Has anyone experienced a sibling who refuses to see an elderly parent because of issues with you, the caregiver/sibling??? My sister and I have always had a strained relationship. At this time, I'm living with Dad and providing all the support he needs. Sister rarely visits (only holidays) and contributes nothing. I know from what she has said to other family members that she blames me completely and has no intention of helping ME (but would help Dad; however does not even visit). She has never articulated any of this to me. If the tables were turned I would let nothing come between Dad and I. Has anyone experienced a sibling who is awol due to YOU, the caregiver??

Your sister is not AWOL as you say because of you. No. More likely she has no intention of ever helping out with your father's care needs and is using you as her excuse.
Of course she has never said anything to you about it and never will. She's maintaining the status quo and making sure the situation stays exactly as it is. This way she doesn't have to take on any of the caregiving responsibility for your father, while saving face with the family by making the reason your fault.
The going around to the family members and blaming you completely for everything is because your sister is trying to line up allies for her cause. She doesn't want to be seen as an uncaring daughter who won't help with her father. So she's going around telling everyone that the reason she doesn't is you. Then she'll expect the family to back her up if the day ever comes when you confront her about it.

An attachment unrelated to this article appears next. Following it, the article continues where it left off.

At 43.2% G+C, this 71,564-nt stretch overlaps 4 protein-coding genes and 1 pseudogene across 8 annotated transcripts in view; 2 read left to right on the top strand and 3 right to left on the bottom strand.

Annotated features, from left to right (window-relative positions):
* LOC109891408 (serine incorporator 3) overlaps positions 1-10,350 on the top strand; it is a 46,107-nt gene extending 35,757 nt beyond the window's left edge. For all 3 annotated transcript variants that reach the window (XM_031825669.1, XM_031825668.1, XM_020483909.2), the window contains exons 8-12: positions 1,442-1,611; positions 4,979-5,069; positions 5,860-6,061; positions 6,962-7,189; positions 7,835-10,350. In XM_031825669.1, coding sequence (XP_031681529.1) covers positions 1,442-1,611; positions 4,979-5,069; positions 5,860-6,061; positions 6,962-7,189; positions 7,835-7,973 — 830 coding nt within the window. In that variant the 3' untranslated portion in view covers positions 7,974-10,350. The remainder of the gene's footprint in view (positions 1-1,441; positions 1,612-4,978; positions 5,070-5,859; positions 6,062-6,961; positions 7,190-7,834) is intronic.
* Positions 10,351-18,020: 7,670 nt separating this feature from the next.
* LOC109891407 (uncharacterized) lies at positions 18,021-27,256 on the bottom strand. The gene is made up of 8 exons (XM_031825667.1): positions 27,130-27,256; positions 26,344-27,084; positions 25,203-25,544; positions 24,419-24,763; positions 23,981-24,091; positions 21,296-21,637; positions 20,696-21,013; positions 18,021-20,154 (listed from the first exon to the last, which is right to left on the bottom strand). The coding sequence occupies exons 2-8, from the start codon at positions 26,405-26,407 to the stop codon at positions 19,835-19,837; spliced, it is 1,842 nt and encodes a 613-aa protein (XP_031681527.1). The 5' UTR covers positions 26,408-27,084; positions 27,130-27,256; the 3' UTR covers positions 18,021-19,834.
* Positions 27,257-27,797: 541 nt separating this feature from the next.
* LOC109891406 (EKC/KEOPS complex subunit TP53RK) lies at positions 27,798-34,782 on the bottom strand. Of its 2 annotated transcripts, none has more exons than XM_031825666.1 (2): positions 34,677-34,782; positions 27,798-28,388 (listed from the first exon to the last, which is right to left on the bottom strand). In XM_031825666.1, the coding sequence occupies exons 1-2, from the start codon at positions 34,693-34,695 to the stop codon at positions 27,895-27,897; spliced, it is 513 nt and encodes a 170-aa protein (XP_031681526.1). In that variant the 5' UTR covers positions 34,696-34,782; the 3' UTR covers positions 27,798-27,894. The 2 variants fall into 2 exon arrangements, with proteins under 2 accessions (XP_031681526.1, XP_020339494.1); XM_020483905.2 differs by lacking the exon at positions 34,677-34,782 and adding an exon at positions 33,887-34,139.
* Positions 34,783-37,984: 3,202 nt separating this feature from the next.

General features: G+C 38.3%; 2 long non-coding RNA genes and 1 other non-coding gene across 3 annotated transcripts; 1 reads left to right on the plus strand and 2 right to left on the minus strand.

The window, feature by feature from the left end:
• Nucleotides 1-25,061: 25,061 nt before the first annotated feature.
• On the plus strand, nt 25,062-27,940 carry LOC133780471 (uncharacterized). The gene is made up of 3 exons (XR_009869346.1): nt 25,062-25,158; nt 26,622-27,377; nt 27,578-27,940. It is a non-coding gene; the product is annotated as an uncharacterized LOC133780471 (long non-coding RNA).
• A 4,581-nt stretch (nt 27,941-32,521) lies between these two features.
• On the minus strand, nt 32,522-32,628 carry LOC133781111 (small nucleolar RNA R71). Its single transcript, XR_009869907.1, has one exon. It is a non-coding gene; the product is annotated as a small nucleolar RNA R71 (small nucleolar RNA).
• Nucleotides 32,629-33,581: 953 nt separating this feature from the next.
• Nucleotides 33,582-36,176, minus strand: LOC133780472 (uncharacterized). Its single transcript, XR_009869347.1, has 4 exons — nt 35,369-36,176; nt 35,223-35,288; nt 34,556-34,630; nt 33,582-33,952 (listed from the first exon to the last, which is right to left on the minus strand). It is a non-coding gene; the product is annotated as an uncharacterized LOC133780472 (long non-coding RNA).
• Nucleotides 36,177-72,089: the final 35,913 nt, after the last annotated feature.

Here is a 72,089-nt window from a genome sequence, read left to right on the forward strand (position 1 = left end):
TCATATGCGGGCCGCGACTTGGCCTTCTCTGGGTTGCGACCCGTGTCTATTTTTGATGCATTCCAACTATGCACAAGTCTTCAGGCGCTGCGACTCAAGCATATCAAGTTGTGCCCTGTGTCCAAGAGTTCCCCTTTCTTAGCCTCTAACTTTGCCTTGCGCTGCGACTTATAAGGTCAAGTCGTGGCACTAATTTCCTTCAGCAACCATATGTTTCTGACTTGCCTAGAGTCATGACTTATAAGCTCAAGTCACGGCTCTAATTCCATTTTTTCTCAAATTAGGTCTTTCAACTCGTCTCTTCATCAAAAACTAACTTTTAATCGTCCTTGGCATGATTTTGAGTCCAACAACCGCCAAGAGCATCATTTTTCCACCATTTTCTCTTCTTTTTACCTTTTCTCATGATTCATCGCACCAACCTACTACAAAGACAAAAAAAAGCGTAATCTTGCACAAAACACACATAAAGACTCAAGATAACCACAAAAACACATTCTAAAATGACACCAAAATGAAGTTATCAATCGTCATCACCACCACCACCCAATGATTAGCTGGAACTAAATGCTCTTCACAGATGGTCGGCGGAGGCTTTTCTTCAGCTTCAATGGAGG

Do these family members she talks about you with ever come around and visit your father? Let them come and see how much you do for him.
Then call your sister on her BS.
Helpful Answer (11)
Reply to BurntCaregiver

If you honestly think your sister would visit dad but does not because you are there try this to test your theory.
Contact her, whatever way you want, phone, email....
Ask if she wants to visit dad and if so you will leave the house while she visits.
If she wants to spend a few hours make plans to get your hair done, make a doctor's appointment, get a massage...anything to give yourself a break.
She can have her visit and you can have a day to yourself.
If this works out you can arrange that she come every Monday from 9 until 3 or whatever day and time works for both of you.
You get respite, she visits dad and gets to care for him for the day so she understands how dad is doing.
If she declines the invitation then you know that she is not refusing to see him because of you.
At that point her refusal to visit and have contact is on her not on you. She will be the one that will be sorry when dad is at End of Life and she realizes she missed out.
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Reply to Grandma1954

If there is one thing I have learned throughout this process of taking care of mom, it is this:  You can't control anyone but yourself.  Siblings not stepping up to the plate is a common occurrence. If I am the only one taking care of things, then I don't need anyone's approval to make decisions.  That last one is an important one.... If your sibling never visits and never helps with any of the care, then they are in the category of "casual acquaintance".  No different than a friend or neighbor.  And that is their prerogative, but it is your prerogative to treat them accordingly.  Don't give them any more energy or thought.  Make decisions that are in the best interest of your parent and in the realm of what you can handle and leave it at that.  Let your siblings call and ask for an update if they want one.  Once you get to the right place in your head, it is less stressful and easier to handle.